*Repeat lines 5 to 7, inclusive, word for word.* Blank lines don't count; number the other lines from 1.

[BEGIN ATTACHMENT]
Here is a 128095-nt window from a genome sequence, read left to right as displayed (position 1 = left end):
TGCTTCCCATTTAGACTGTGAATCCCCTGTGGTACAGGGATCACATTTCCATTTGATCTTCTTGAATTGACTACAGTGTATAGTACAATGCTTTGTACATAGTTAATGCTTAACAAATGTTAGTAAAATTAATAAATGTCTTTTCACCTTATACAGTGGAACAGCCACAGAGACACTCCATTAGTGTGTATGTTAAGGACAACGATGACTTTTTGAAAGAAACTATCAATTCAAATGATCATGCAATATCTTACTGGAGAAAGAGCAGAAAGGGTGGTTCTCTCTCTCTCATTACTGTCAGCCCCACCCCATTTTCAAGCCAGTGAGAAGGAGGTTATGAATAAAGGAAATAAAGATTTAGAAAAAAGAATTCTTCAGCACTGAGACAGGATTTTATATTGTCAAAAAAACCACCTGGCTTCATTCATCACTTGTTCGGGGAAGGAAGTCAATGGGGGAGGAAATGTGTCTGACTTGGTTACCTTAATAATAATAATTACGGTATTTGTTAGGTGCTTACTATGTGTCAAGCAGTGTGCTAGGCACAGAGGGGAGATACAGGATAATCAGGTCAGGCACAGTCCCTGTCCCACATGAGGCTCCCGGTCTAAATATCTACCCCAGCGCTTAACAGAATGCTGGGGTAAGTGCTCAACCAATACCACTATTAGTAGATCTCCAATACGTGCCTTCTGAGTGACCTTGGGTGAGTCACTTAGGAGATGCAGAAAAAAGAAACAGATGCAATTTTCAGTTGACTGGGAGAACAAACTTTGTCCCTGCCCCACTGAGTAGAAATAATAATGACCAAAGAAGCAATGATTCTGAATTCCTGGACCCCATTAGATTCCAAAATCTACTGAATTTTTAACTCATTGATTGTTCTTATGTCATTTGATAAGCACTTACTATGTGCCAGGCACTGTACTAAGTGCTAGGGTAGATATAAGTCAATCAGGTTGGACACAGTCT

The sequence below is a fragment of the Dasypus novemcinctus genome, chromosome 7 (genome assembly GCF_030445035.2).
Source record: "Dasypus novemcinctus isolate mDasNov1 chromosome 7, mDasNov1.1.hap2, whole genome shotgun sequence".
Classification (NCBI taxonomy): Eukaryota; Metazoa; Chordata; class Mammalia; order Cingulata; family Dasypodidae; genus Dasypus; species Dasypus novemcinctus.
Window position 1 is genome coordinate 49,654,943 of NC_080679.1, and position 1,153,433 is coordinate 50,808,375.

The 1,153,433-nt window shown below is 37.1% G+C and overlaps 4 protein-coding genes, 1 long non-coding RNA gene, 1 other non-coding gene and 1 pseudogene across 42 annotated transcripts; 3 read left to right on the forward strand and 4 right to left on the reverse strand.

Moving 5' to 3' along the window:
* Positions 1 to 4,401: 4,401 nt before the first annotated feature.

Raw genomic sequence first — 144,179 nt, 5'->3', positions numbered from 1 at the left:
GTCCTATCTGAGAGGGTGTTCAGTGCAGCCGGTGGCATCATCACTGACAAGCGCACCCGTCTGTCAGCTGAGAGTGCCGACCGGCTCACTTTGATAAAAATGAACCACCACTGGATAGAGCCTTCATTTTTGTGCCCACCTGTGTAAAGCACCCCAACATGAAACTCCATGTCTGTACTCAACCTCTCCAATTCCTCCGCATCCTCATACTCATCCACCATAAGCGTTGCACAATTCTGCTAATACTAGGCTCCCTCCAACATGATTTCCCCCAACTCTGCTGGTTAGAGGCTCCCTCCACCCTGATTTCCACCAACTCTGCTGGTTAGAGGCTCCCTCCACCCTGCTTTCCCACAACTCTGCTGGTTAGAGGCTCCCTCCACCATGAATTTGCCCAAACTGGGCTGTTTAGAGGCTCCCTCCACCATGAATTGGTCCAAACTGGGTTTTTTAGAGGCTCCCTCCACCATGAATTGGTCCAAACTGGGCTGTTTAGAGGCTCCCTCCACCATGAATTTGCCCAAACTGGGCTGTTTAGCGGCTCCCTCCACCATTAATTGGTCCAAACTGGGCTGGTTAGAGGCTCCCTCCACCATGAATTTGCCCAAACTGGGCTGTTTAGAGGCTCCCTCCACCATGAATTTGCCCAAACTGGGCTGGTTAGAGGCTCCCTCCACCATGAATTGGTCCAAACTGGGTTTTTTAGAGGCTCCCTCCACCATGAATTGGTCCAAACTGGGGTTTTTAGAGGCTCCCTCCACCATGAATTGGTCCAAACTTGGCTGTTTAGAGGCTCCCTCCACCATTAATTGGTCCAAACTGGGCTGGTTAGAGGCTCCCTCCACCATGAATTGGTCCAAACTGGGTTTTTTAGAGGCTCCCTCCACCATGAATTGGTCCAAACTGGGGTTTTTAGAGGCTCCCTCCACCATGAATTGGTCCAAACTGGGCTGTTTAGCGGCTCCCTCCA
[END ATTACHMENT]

Classification (NCBI taxonomy): Eukaryota; Metazoa; Chordata; class Mammalia; order Cingulata; family Dasypodidae; genus Dasypus; species Dasypus novemcinctus.
Window position 1 is genome coordinate 49,654,943 of NC_080679.1, and position 1,153,433 is coordinate 50,808,375.

The 1,153,433-nt window shown below is 37.1% G+C and overlaps 4 protein-coding genes, 1 long non-coding RNA gene, 1 other non-coding gene and 1 pseudogene across 42 annotated transcripts; 3 read left to right on the forward strand and 4 right to left on the reverse strand.